June 2020
Volume 61, Issue 7
Free
ARVO Annual Meeting Abstract  |   June 2020
Assess the corneal epithelial toxicity of a second betadine soak after conjunctival removal to decrease donor tissue bioburden.
Author Affiliations & Notes
  • Kayla M Jones
    Research and Innovations, Eversight, Cleveland, Ohio, United States
  • Onkar Sawant
    Research and Innovations, Eversight, Cleveland, Ohio, United States
  • Michael Titus
    Research and Innovations, Eversight, Cleveland, Ohio, United States
  • Xiang Shen
    Ophthalmology and Visual Science, University of Illinois, Chicago, Illinois, United States
  • Ali R Djalilian
    Ophthalmology and Visual Science, University of Illinois, Chicago, Illinois, United States
  • Footnotes
    Commercial Relationships   Kayla Jones, None; Onkar Sawant, None; Michael Titus, None; Xiang Shen, None; Ali Djalilian, None
  • Footnotes
    Support  None
Investigative Ophthalmology & Visual Science June 2020, Vol.61, 3275. doi:
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      Kayla M Jones, Onkar Sawant, Michael Titus, Xiang Shen, Ali R Djalilian; Assess the corneal epithelial toxicity of a second betadine soak after conjunctival removal to decrease donor tissue bioburden.. Invest. Ophthalmol. Vis. Sci. 2020;61(7):3275.

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      © ARVO (1962-2015); The Authors (2016-present)

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Abstract

Purpose : The purpose of this study is to assess subsequent epithelial toxicity of a second povidone-iodine (PVI) application at the time of donor tissue recovery. Recent reports suggest that a second 5-minute application of PVI at the time of tissue recovery significantly reduces bioburden. Toxicity of the epithelium is of particular concern for those tissues utilized with longer recovery to surgery intervals as the damaged epithelium allows for increased corneal edema.

Methods : Corneal excision was performed on four donors. The left eye of each donor was prepared using one 5-minute application of PVI followed by a rinse with sterile solution, while the right eye received one 5-minute application of PVI, a rinse with sterile solution, conjunctival removal, and a second 5-minute application of PVI followed by a final rinse. Death to preservation time for all donors was under 15 hours and tissues were processed for staining the morning following recovery. The corneas were stained with Calcein AM and Propidium Iodide (PI) for detection of live and dead cells, respectively. After staining, corneas were cut into halves. One half was put on the slide for flat mount imaging, the other half was dipped in OCT compound for cryosectioning. Corneal epithelial cell imaging was performed using Zeiss HAL100 fluorescent microscope. Imaging was performed at the central, limbal and scleral regions. Cell counting for live and dead cells was performed using corneal flat mounts at 10x.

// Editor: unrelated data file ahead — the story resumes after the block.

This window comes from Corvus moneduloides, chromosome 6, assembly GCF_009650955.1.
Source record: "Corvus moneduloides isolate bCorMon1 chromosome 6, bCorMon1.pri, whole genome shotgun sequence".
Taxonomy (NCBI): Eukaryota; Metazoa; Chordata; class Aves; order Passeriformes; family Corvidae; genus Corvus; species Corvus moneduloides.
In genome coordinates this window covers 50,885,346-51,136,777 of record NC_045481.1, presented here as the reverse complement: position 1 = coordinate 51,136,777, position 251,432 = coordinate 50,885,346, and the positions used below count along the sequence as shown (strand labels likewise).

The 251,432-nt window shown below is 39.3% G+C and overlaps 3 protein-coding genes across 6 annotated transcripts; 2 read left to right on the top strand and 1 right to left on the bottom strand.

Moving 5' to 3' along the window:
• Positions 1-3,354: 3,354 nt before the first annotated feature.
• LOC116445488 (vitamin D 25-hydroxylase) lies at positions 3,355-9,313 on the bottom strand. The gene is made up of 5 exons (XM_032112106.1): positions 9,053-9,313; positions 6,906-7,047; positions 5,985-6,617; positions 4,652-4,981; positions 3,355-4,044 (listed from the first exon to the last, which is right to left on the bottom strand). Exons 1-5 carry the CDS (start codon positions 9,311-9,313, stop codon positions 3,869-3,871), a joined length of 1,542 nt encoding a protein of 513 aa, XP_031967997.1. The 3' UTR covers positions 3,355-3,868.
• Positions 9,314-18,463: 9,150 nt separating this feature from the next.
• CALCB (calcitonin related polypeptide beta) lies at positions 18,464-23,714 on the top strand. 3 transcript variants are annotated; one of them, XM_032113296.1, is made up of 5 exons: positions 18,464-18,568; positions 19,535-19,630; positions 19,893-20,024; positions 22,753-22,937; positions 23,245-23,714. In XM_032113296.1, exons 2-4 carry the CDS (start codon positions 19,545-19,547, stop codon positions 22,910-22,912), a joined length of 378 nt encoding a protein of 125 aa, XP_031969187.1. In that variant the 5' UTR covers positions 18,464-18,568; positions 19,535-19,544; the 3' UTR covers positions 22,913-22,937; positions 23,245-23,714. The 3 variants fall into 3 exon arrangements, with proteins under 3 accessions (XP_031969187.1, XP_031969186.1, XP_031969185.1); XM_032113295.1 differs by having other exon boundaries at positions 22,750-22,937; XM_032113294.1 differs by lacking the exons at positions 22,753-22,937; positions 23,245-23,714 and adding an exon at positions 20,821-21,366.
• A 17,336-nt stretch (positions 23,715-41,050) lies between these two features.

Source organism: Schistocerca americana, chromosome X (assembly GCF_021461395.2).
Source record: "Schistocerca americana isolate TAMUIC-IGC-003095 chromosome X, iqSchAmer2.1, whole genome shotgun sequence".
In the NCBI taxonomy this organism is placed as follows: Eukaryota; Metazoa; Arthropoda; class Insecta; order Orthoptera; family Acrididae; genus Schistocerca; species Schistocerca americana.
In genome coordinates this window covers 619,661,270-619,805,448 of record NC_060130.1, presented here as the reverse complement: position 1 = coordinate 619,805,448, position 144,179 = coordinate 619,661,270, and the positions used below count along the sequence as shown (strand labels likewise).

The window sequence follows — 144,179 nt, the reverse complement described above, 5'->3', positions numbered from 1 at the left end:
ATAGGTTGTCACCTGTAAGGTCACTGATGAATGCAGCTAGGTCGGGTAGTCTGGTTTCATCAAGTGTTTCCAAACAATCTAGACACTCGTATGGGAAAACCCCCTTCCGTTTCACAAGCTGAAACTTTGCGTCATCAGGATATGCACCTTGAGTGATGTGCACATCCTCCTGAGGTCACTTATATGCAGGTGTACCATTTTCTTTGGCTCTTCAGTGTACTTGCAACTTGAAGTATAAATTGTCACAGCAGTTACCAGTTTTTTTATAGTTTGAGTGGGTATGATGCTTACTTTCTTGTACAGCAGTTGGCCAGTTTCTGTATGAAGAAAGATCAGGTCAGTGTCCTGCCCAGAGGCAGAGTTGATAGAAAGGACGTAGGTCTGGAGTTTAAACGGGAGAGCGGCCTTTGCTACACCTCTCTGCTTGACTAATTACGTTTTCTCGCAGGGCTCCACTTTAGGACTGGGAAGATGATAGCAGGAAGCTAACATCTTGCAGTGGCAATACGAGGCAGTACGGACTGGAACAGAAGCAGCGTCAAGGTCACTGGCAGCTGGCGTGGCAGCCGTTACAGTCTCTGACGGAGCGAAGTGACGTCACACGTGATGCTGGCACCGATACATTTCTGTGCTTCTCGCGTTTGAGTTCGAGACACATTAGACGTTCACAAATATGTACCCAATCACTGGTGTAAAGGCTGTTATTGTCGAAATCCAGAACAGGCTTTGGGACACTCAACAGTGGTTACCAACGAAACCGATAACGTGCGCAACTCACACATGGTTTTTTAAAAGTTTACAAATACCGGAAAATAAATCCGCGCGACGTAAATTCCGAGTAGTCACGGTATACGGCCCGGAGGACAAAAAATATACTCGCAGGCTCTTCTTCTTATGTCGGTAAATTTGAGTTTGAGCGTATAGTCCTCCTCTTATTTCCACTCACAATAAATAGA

Results : The mean percentage cell death rate for the left (34 ± 5 %) and right (37 ± 7 %) eyes did not differ significantly. Total number of live (L: 833 ± 146 cells/mm2, R: 774 ± 120 cells/mm2) and dead (L: 494 ± 148 cells/mm2, R: 551 ± 204 cells/mm2) cells were unaltered between left and right eyes.

Conclusions : These results indicate that an additional PVI application at the time of tissue recovery does not increase epithelial death beyond what is experienced with one application of PVI. This suggests that new donor preparation methods do not impact tissue quality.

This is a 2020 ARVO Annual Meeting abstract.

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